"Trust is a sine qua non, and obedience is the foundation of every training: both go hand in
hand, and both are inseparable. Blind and servile obedience is not rooted in trust, but fear,
and only rebels when out of reach of the whip. Such service we do not demand from our
dogs, but an obedience which is joyful and always willing, founded in love for the master,
and such, (as we have already seen) founded on the satisfaction of a natural craving, which
therefore must be consolidated by a wise training from earliest puppyhood. with a young
dog who is obedient in this sense, who waits upon the eyes and mouth of his master, who
comes joyfully when called, even from his feeding dish, or from his companions at play,
because he knows he will be rewarded for his obedience by a kind word and by an
affectionate pat, by a special tit-bit, or, as the highest reward, by sharing in the activity of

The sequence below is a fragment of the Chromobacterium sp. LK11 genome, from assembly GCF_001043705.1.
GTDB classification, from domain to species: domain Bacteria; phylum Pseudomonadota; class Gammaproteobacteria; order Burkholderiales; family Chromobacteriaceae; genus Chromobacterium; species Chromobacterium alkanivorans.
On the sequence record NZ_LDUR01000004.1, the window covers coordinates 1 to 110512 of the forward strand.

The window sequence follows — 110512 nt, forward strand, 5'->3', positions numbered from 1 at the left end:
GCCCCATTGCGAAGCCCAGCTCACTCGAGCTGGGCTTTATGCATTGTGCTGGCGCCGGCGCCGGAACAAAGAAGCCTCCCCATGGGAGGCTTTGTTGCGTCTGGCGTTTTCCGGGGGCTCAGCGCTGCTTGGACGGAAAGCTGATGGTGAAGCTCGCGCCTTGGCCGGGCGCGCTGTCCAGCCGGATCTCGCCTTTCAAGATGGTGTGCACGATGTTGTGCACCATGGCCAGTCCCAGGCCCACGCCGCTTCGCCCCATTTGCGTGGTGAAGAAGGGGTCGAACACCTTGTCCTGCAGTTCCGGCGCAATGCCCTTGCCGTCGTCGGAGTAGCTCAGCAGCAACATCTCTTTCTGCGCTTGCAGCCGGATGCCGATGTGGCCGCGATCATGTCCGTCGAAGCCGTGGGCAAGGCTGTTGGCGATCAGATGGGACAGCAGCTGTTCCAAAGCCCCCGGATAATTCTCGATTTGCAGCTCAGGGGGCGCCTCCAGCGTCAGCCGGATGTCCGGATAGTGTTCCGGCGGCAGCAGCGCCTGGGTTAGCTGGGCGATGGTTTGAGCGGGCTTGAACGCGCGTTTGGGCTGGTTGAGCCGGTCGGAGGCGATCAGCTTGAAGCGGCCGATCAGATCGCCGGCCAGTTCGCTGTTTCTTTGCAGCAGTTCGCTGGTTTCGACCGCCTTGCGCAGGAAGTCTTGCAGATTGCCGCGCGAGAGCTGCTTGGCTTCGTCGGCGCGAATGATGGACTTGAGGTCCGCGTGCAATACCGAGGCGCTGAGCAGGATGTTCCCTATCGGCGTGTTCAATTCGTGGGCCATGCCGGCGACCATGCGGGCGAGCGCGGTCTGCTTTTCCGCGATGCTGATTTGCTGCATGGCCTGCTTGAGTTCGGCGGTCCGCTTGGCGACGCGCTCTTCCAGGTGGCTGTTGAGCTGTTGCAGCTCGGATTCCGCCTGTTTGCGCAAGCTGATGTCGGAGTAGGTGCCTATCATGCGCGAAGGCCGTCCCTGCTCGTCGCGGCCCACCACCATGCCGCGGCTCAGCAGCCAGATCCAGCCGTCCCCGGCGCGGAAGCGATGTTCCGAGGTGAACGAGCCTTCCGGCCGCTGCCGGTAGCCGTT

his master: with such a dog every thing is possible later on. for joy in work is combined with
its accomplishment. This, as the outpouring of the power accumulated in the dog, is the
result of sound nerves and a serviceable body build: and here again it is a matter of
breeding training both directed to a special purpose with a definite goal in view".

     
 THE GERMAN SHEPHERD DOG IN WORD AND PICTURE.; Max v. Stephanitz Second
entirely revised American Edition. Reprinted 1982, Hoflin Publishing Ltd. P. 571